“Gender balance is the equal distribution of opportunities and resources between women and men. It is one of the important issues in the UAE Vision 2021, which seeks to raise the level of women’s participation in society, especially in the economic sphere, by giving them equal opportunities with men in all fields to contribute to the process of comprehensive and sustainable development while taking into consideration their different needs,” she said.
She further stressed that the concept of balance is not a new one for the UAE. “It is part of the culture of the people of this region for thousands of years and it is a tangible value rooted in the country’s culture before even the union,” she added. Buhumaid also talked about the equal rights provided to women in the Constitution of the UAE.
“The Constitution of the United Arab Emirates stipulates that women shall enjoy full rights as of men and includes provisions that affirm the principle of social equality and the full right of women to education, work, and jobs, same as men. The Constitution enshrines all that is stated by Islam regarding women’s rights in regards to inheritance and ownership, which was the case before the establishment of the Union,” she stated.
She also added that the leadership of the Gulf nation has been keen to establish women’s economic institutions such as the Emirates Businesswomen Councils and the Businesswomen’s Councils in each emirate.
“According to 3-year reports, we have 12,000 women entrepreneurs in the UAE who own over 22,000 projects, with investments exceeding 45 billion dirham. Emirati businesswomen make up about 21 per cent of all businesswomen in the GCC, and it is the highest percentage,” she said.
Buhumaid further stated that statistics reflect that women hold about 66 per cent of government jobs in the country and about 37.5 per cent in the banking sector. Also, there are about 11,000 investment projects run by businesswomen, worth over $ 4 billion.
“Furthermore, women in the UAE are at the forefront of the board of directors, and are expected to be ranked first in the world very soon in light of the rise of the female component and leadership in many fields,” the minister asserted.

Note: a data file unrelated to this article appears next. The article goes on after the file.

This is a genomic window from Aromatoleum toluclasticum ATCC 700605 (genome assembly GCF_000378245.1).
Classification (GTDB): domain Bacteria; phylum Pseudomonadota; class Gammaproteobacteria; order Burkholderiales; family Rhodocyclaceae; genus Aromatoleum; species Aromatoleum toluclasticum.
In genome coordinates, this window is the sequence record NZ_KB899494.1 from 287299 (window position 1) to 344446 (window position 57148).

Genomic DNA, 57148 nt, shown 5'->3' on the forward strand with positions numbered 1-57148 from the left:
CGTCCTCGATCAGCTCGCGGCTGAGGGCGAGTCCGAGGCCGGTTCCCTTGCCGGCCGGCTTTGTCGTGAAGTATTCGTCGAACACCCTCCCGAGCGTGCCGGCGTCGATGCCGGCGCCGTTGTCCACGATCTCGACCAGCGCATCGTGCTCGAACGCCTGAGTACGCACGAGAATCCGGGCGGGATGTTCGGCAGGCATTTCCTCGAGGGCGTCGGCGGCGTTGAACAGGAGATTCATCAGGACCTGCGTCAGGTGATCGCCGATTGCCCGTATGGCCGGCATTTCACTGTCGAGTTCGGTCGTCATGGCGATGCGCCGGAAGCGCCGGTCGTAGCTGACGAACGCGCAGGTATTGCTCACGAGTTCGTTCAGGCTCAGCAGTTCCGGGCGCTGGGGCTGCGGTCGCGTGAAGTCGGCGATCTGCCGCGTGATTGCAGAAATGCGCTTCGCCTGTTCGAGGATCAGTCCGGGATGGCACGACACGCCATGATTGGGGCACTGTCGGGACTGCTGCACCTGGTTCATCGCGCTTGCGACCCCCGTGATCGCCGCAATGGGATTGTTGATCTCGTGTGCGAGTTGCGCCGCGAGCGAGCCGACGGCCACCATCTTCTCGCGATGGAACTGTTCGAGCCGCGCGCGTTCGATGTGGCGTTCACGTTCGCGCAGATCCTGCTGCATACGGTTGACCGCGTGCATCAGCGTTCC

The activities of the second day of the Summit also featured a youth circle called “The Impact of Economic Growth on Youth and Finding the Decent Job” which was attended by guests from the Ministry of Economy Youth Council.
Also, a number of workshops were organised parallel to the conference sessions including a workshop under the title “99 Dialogues with the Soul” presented by Saud Mohamed Hasan Mohamed AlHammadi, Acting Head, Department of Preaching and Counseling, and Abdulla Mohammad Ahmad Al Ansari, Director of Community Research, Awareness and Public Relations in Erada Center for Treatment and Rehab.
Another workshop “My Journey: Back to Life after Addiction” was coordinated by Ali Hassan Al Marzooqi, Health and Research Department Director of National Rehab Center, where he hosted a recovering addict and showcased the reasons for his falling for addiction and the challenges that faced him as an addict, as well as how successful the program was and how it helped him to get back to life.
Held on the sidelines of the conference, the exhibition hosted more than 50 exhibitors from the both private and government sectors from the region and the world. Visitors and participating delegates were introduced to the latest projects and solutions in the field of sustainable development and human empowerment.
'Future of Women Is the Future of All': Iraqis Stand Up Against Crimes Targeting Women
27 November, 2018
"Raise your voices! Where are your voices? Raise your voices against killings of women, raise your voices for women!" exclaimed the scores of women and men at a demonstration in central Baghdad this month.
Activists gathered near the al-Mutanabbi Statue in downtown Baghdad on November 16, calling for the end to violence against women. Hundreds of others in the area joined the activists, reinforcing their outcry for women and freedoms of women.
Every year up to hundreds of women in Iraq are killed by men belonging to tribes. They accuse women of immorality and they proudly claim to possess them and their honour, while impeding them from any decision in life or free movement.
The protests were planned by the Organisation of Women’s Freedom in Iraq (OWFI), with demonstrators holding large red banners stating that tribal killings of women should be treated in the same way as the Anti-Terrorism Act. Activists said that these unjustified killings destroyed the woman’s family life and endangered her children for the rest of their lives.
"Every tribe man who takes a woman’s right to life must be punished - not defended or protected by the state," said activist and founder of OWFI, Inar Mohammed.
"The state is collaborating with tribes in the killings of women under the guise of dishonour to society. We are here today against these tribal killings, against child marriages and against all violence women endure."
Inar Mohammad, together with her fellow friends and OWFI activists, are responsible for many shelters and safe spaces for women suffering from domestic violence or who receive death threats from families or tribes. The headquarter of the organisation is in the capital Baghdad and they also have four others branches in the country. The organisation was found in June 2003, three months after the beginning of the US invasion of Iraq.